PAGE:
As for the Royal, they own the parking directly behind it. I remember Len would come outside and threaten to have your car towed if you parked back there and weren’t going to his establishment.

  7. Emily says:

    So Dennis as much as we would like you to run for Council as Fred indicated, what is the answer for a 200 year old town that did not foresee this need? Without killing development because believe me we need e ery new water connection we can get.

  8. Fred says:

    So since you should but will not run for Council, tell us how parking can be resolved without shutting down such a positive development as the Royal? This situation happens everywhere

  9. Susan says:

    The Community Center parking is very practical. That would be a celebration in Toronto! In Picton you seem to think parking should be at the front door. Laughable. Just how does one create more Main St. Parking in a 200 yr old town without such space. Help me out with that.

  10. Dennis Fox says:

    Convenient and adequate parking is key to the success of our downtown and for the happiness and safety of our citizens. But the number of on-street parking spaces are quite limited and decreasing – look at the area between The Armory and the top of the hill – with at least one reserved spot for the police (why?), the loss of two more spaces in front of The County Canteen and more again due to the new crepe business in front of the Armory that closed off its parking area to create an asphalt seating area. Why these parking areas have been lost for public use is what needs to be looked at. For seniors or for the disabled, being asked to walk a few blocks to find a parking space defeats the purpose of developing a downtown – add to this scenario the problems that winter creates for these same people, due to snow piled up along the road – well like I said earlier – Picton is no longer user friendly for a lot of people. My bank is the CIBC – have you tried parking in their lot behind? You need a tractor to navigate the pot holes to get to it -making it a useless parking area. The handicapped spaces in front of the CIBC are used by many who are not handicapped. As someone earlier pointed put – once the Royal opens, parking problems will hit an all time high. So who is responsible for this kind of planning? Personally, I think being asked to pay for this kind of parking experience is a joke.

  11. Pamela Stagg says:

    The County is a major tourist destination yet — as far as I know — we don’t have a single designated parking spot in Picton, Bloomfield or Wellington where those huge RVs or even a car with a pop-up camper-trailer can park when people need to buy groceries or even just take the kids for an ice-cream cone.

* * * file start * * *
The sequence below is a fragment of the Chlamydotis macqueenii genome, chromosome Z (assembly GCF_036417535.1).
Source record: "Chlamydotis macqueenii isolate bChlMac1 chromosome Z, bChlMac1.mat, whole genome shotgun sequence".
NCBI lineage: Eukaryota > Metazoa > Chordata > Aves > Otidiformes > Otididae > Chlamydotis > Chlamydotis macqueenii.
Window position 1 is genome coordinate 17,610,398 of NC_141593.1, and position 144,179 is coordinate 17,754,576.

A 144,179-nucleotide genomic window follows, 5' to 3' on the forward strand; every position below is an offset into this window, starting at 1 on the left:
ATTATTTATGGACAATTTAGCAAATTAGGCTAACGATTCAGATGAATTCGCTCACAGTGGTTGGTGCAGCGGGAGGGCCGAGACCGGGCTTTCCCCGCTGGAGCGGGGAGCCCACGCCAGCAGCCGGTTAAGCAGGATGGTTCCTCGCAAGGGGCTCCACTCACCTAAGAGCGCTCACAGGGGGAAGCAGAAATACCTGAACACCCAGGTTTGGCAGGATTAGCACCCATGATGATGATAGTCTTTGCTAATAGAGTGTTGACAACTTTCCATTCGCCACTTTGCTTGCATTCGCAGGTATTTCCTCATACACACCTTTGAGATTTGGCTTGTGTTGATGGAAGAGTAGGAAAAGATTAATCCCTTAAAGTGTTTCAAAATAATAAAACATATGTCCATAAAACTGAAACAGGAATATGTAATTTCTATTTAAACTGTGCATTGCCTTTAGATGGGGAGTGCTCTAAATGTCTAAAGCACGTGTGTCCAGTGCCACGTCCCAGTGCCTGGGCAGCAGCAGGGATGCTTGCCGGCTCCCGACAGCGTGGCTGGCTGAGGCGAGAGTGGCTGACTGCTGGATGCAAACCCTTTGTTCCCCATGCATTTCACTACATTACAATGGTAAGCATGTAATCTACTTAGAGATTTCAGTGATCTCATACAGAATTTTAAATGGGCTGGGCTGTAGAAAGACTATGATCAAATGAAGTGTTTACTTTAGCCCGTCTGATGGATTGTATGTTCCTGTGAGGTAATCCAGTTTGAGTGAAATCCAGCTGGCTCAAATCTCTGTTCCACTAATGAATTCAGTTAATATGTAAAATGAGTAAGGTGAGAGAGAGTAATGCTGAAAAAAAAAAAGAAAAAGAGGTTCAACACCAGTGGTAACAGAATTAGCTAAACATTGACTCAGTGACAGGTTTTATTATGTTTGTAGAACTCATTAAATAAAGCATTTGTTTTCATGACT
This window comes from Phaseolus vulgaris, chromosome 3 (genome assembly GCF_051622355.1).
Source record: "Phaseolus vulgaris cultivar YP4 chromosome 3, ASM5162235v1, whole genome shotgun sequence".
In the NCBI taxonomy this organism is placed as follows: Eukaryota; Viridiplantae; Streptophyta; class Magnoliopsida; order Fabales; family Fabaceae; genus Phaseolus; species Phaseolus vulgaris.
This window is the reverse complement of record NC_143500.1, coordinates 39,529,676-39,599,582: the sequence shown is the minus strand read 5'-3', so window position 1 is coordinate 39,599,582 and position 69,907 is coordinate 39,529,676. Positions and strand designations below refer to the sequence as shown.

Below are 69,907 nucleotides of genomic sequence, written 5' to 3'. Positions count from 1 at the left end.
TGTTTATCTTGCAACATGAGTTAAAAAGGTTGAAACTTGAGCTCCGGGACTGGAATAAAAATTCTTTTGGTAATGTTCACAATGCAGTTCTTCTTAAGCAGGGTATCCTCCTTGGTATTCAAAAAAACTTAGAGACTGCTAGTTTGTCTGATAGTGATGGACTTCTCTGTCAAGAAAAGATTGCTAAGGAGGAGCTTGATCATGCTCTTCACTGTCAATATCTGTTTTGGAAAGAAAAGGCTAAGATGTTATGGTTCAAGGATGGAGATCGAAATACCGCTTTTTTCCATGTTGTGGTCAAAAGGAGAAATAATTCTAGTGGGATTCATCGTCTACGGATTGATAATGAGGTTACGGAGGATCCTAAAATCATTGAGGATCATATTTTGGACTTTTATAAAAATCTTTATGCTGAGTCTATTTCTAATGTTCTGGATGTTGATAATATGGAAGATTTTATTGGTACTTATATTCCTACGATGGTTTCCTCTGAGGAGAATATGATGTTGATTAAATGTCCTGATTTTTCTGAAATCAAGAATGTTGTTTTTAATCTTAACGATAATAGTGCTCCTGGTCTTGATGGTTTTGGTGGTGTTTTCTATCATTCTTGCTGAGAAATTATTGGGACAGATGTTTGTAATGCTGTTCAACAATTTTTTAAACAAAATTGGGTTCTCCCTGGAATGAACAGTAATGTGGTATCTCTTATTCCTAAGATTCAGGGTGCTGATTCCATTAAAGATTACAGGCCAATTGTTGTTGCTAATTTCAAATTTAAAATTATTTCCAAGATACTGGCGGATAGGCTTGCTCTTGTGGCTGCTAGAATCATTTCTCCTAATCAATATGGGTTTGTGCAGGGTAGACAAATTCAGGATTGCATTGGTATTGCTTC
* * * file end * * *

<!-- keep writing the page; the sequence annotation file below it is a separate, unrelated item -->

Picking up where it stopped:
12. Argyle says:

    If you pay to park in Picton, common sense says you should have to pay to park in Bloomfield and Wellington. Why council does not act on this is anyone’s guess. Politics I assume.

  13. Chris Keen says:

    Susan – not even close to adequate or in the case of the Community Centre even practical. Just think about it.

  14. Susan says:

    This is not unique to Picton. It happens everywhere that is experiencing growth. And we do have the King St. parking lot, lots of parking at the Community Center.

  15. Chris Keen says:

    Thank parking is bad now? Just wait ’til the Royal Hotel is open.

    I know they bought a piece of property to be used to park the cars of those staying at the hotel. Where are the dozens of employees, guests at the restaurant, or the hundreds who might attend events going to park? We’re talking potentially hundreds of cars! This is a disaster in the making. As far as I can recall this has never been discussed by Council. This raises a very important question. If a commercial project does not include adequate parking, why was it allowed to proceed?

  16. Gary Mooney says:

    I think that it would help if there was more signage directing people to all available off-street parking lots. Also, paper and online maps showing these lots.

  17. Dennis Fox says:

    Parking in the downtown is a challenge. Far too often, just trying to drop off or pick up a book at the library is next to impossible – plus each time it cost money to do so. I find it appalling that a main library has no parking for its users. In general, I find going downtown and finding parking to be more difficult – at times requiring several trips around the block before a spot opens up – and yes, there have been times when I just said to heck with it and left. In my opinion, Picton is becoming less user friendly – something that both our Council and the Chamber of Commerce needs to start thinking about. Between the lack of parking and increased traffic on Main Street, I imagine that businesses are losing costumers.